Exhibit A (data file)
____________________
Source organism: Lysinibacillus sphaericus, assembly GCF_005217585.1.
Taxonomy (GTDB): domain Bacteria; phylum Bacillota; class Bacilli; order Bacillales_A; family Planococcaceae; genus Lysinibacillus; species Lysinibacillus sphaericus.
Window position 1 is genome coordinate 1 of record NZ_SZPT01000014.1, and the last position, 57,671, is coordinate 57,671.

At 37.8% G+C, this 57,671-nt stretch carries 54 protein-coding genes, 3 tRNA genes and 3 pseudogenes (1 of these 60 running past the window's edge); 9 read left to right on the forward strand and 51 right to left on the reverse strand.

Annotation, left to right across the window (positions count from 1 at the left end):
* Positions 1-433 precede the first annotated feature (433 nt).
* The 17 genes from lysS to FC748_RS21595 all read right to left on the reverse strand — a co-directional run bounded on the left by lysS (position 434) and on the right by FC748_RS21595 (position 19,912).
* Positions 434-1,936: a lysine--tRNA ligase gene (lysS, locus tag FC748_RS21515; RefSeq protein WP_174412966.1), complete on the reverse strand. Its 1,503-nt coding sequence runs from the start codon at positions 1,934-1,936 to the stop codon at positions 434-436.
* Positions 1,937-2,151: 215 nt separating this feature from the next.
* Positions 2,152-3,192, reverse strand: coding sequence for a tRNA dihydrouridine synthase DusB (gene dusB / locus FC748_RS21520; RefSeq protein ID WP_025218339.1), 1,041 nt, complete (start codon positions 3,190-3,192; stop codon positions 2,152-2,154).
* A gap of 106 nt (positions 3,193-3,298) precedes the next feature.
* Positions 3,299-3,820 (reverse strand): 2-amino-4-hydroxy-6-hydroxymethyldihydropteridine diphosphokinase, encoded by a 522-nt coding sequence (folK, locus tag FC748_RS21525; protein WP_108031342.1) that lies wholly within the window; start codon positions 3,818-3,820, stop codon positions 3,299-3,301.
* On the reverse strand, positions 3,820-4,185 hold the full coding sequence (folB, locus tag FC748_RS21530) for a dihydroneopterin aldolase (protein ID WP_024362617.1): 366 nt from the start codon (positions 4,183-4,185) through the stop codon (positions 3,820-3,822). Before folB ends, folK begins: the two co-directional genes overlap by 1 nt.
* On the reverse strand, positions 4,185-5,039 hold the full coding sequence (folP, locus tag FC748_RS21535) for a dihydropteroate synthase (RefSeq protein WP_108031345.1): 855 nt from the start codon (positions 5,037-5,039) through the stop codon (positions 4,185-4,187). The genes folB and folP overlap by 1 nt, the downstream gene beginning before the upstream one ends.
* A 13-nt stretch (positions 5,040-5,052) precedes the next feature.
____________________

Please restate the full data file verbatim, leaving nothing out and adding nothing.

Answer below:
Source organism: Lysinibacillus sphaericus, assembly GCF_005217585.1.
Taxonomy (GTDB): domain Bacteria; phylum Bacillota; class Bacilli; order Bacillales_A; family Planococcaceae; genus Lysinibacillus; species Lysinibacillus sphaericus.
Window position 1 is genome coordinate 1 of record NZ_SZPT01000014.1, and the last position, 57,671, is coordinate 57,671.

At 37.8% G+C, this 57,671-nt stretch carries 54 protein-coding genes, 3 tRNA genes and 3 pseudogenes (1 of these 60 running past the window's edge); 9 read left to right on the forward strand and 51 right to left on the reverse strand.

Annotation, left to right across the window (positions count from 1 at the left end):
* Positions 1-433 precede the first annotated feature (433 nt).
* The 17 genes from lysS to FC748_RS21595 all read right to left on the reverse strand — a co-directional run bounded on the left by lysS (position 434) and on the right by FC748_RS21595 (position 19,912).
* Positions 434-1,936: a lysine--tRNA ligase gene (lysS, locus tag FC748_RS21515; RefSeq protein WP_174412966.1), complete on the reverse strand. Its 1,503-nt coding sequence runs from the start codon at positions 1,934-1,936 to the stop codon at positions 434-436.
* Positions 1,937-2,151: 215 nt separating this feature from the next.
* Positions 2,152-3,192, reverse strand: coding sequence for a tRNA dihydrouridine synthase DusB (gene dusB / locus FC748_RS21520; RefSeq protein ID WP_025218339.1), 1,041 nt, complete (start codon positions 3,190-3,192; stop codon positions 2,152-2,154).
* A gap of 106 nt (positions 3,193-3,298) precedes the next feature.
* Positions 3,299-3,820 (reverse strand): 2-amino-4-hydroxy-6-hydroxymethyldihydropteridine diphosphokinase, encoded by a 522-nt coding sequence (folK, locus tag FC748_RS21525; protein WP_108031342.1) that lies wholly within the window; start codon positions 3,818-3,820, stop codon positions 3,299-3,301.
* On the reverse strand, positions 3,820-4,185 hold the full coding sequence (folB, locus tag FC748_RS21530) for a dihydroneopterin aldolase (protein ID WP_024362617.1): 366 nt from the start codon (positions 4,183-4,185) through the stop codon (positions 3,820-3,822). Before folB ends, folK begins: the two co-directional genes overlap by 1 nt.
* On the reverse strand, positions 4,185-5,039 hold the full coding sequence (folP, locus tag FC748_RS21535) for a dihydropteroate synthase (RefSeq protein WP_108031345.1): 855 nt from the start codon (positions 5,037-5,039) through the stop codon (positions 4,185-4,187). The genes folB and folP overlap by 1 nt, the downstream gene beginning before the upstream one ends.
* A 13-nt stretch (positions 5,040-5,052) precedes the next feature.